The Contra Costa College Foundation received an $835,000 donation from the estate of a former educator and Richmond resident to fund 12 annual $2,500 scholarships through 2047.
The Packard-Zell Memorial Scholarship, named after Geraldine M. Packard who passed away on Aug. 5, 2017, will serve students in need of educational assistance.
Packard, a beloved teacher and librarian, served the communities of Cupertino and Alameda for more than 20 years.
Her generosity will benefit students who haven’t found success during previous attempts at college who decide to register at CCC with hopes to graduate.
“This is a brand-new opportunity that will be offered for the first time this scholarship cycle,” Scholarship Program Specialist Mia Henderson-Bonilla said.
This scholarship is a financial resource that will be available for the next 28 years through the college Foundation.
Students interested in applying for this scholarship should follow the regular scholarship application process.
Currently, the Foundation offers 70 different scholarships to students.
“Everybody should apply,” Foundation Development Officer Sara Marcellino said. “Last year we gave out $152,000 in scholarships. This is money sitting there (to help) students.”
The scholarship application process begins Nov. 1 and closes in mid-February.
Students have to fill out one online application and the system will match them with the right scholarship(s).
Henderson-Bonilla said it takes about two hours to fill out the online application and progress can be saved for completion later if necessary.
Students will need to provide their InSite username and password, two letters of recommendation, unofficial transcripts and answer six short-essay questions.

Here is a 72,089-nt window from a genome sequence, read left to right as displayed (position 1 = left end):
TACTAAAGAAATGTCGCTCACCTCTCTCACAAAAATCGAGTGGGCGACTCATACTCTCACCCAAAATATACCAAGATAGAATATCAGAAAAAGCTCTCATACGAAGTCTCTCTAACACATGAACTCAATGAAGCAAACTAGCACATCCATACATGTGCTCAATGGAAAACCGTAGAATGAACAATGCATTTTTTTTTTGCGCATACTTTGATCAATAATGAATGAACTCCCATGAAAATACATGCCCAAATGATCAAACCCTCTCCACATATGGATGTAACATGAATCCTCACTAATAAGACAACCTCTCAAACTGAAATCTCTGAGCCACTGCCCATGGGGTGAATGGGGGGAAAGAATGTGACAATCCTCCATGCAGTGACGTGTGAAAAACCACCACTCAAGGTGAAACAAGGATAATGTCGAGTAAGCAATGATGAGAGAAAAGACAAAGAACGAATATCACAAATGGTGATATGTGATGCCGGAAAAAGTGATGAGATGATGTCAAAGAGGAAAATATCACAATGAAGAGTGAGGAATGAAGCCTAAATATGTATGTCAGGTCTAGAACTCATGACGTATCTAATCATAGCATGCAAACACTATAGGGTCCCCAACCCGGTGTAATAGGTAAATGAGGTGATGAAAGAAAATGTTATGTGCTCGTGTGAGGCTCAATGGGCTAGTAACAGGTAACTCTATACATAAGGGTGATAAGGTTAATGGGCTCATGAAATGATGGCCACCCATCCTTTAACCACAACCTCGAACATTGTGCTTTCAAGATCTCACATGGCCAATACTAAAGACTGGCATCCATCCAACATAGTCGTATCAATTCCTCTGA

Henderson-Bonilla said the most important part of the scholarship application process is the two professional references. These letters will give the scholarship selection committees the opportunity to hear about the applicant’s accomplishments.
Scholarships are funds provided by donors to help students pay for higher education. This is money that doesn’t have to be paid back. Instead, it is a limited resource that is usually awarded on a competitive criteria basis.
“I have never applied for a scholarship because I thought they were like loans that you have to pay back once you graduate,” undecided major Karla Bolaines said.
After the review process, recipients are announced in mid-April and the scholarships are presented at a ceremony at the Knox Center in early May.
Marcellino said that even though they make a big effort to get the word out about the money available through scholarships, every year some of the money goes unclaimed.
“Students don’t want to put in the work it takes to fill out the application,” she said. “Also, there is a mix of cultural beliefs that there is no such thing as free money.”
CCC offers various ways to help students complete the scholarship application. The Financial Aid Office offers assistance during the limited lab hours at Fireside Hall during the open application period.
The Library staff offers scholarship application assistance through the Learning Resource Center Monday-Thursday from 9 a.m. to 7:45 p.m. and Friday-Saturday from 10 a.m.-1:45 p.m.
Tutoring is also available online through the Canvas learning platform to students registered in English 875N, which is a free course.
“I really want to apply for a scholarship, but I will need some help answering the essay questions,” ESL student Amalia Ochoa said.